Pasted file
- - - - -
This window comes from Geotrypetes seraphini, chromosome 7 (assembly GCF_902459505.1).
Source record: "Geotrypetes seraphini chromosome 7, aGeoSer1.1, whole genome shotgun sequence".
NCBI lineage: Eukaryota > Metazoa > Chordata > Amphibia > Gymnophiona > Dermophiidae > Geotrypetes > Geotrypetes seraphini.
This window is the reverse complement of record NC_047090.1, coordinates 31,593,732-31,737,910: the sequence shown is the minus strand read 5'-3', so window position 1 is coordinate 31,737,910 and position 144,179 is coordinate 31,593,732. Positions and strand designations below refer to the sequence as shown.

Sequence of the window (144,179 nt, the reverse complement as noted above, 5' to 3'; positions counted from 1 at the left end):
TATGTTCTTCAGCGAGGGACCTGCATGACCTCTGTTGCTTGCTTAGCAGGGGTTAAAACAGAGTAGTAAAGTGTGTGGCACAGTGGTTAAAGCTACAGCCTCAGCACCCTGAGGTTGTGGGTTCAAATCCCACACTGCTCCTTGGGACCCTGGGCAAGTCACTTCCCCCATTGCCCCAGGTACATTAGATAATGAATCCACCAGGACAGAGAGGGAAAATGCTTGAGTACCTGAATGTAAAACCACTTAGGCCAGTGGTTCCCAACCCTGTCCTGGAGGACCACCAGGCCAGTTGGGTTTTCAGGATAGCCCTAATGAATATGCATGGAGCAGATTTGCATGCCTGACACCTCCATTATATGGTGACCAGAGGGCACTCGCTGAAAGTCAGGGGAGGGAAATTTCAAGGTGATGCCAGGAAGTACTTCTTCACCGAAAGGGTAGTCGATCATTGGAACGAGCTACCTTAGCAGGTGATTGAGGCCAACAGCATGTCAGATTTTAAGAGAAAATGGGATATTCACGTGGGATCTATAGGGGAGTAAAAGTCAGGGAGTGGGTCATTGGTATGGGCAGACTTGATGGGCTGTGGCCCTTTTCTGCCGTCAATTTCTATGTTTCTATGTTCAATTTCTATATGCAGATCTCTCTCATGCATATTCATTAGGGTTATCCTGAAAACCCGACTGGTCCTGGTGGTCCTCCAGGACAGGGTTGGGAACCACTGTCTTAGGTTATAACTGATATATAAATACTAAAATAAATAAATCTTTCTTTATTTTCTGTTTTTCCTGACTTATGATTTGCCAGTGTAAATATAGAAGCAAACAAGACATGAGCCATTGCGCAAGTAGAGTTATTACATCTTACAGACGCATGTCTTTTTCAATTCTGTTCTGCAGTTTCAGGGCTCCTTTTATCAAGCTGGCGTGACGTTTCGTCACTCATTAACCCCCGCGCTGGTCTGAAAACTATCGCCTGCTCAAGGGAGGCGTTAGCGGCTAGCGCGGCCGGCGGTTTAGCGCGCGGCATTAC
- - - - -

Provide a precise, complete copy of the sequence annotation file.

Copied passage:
This window comes from Geotrypetes seraphini, chromosome 7 (assembly GCF_902459505.1).
Source record: "Geotrypetes seraphini chromosome 7, aGeoSer1.1, whole genome shotgun sequence".
NCBI lineage: Eukaryota > Metazoa > Chordata > Amphibia > Gymnophiona > Dermophiidae > Geotrypetes > Geotrypetes seraphini.
This window is the reverse complement of record NC_047090.1, coordinates 31,593,732-31,737,910: the sequence shown is the minus strand read 5'-3', so window position 1 is coordinate 31,737,910 and position 144,179 is coordinate 31,593,732. Positions and strand designations below refer to the sequence as shown.

Sequence of the window (144,179 nt, the reverse complement as noted above, 5' to 3'; positions counted from 1 at the left end):
TATGTTCTTCAGCGAGGGACCTGCATGACCTCTGTTGCTTGCTTAGCAGGGGTTAAAACAGAGTAGTAAAGTGTGTGGCACAGTGGTTAAAGCTACAGCCTCAGCACCCTGAGGTTGTGGGTTCAAATCCCACACTGCTCCTTGGGACCCTGGGCAAGTCACTTCCCCCATTGCCCCAGGTACATTAGATAATGAATCCACCAGGACAGAGAGGGAAAATGCTTGAGTACCTGAATGTAAAACCACTTAGGCCAGTGGTTCCCAACCCTGTCCTGGAGGACCACCAGGCCAGTTGGGTTTTCAGGATAGCCCTAATGAATATGCATGGAGCAGATTTGCATGCCTGACACCTCCATTATATGGTGACCAGAGGGCACTCGCTGAAAGTCAGGGGAGGGAAATTTCAAGGTGATGCCAGGAAGTACTTCTTCACCGAAAGGGTAGTCGATCATTGGAACGAGCTACCTTAGCAGGTGATTGAGGCCAACAGCATGTCAGATTTTAAGAGAAAATGGGATATTCACGTGGGATCTATAGGGGAGTAAAAGTCAGGGAGTGGGTCATTGGTATGGGCAGACTTGATGGGCTGTGGCCCTTTTCTGCCGTCAATTTCTATGTTTCTATGTTCAATTTCTATATGCAGATCTCTCTCATGCATATTCATTAGGGTTATCCTGAAAACCCGACTGGTCCTGGTGGTCCTCCAGGACAGGGTTGGGAACCACTGTCTTAGGTTATAACTGATATATAAATACTAAAATAAATAAATCTTTCTTTATTTTCTGTTTTTCCTGACTTATGATTTGCCAGTGTAAATATAGAAGCAAACAAGACATGAGCCATTGCGCAAGTAGAGTTATTACATCTTACAGACGCATGTCTTTTTCAATTCTGTTCTGCAGTTTCAGGGCTCCTTTTATCAAGCTGGCGTGACGTTTCGTCACTCATTAACCCCCGCGCTGGTCTGAAAACTATCGCCTGCTCAAGGGAGGCGTTAGCGGCTAGCGCGGCCGGCGGTTTAGCGCGCGGCATTAC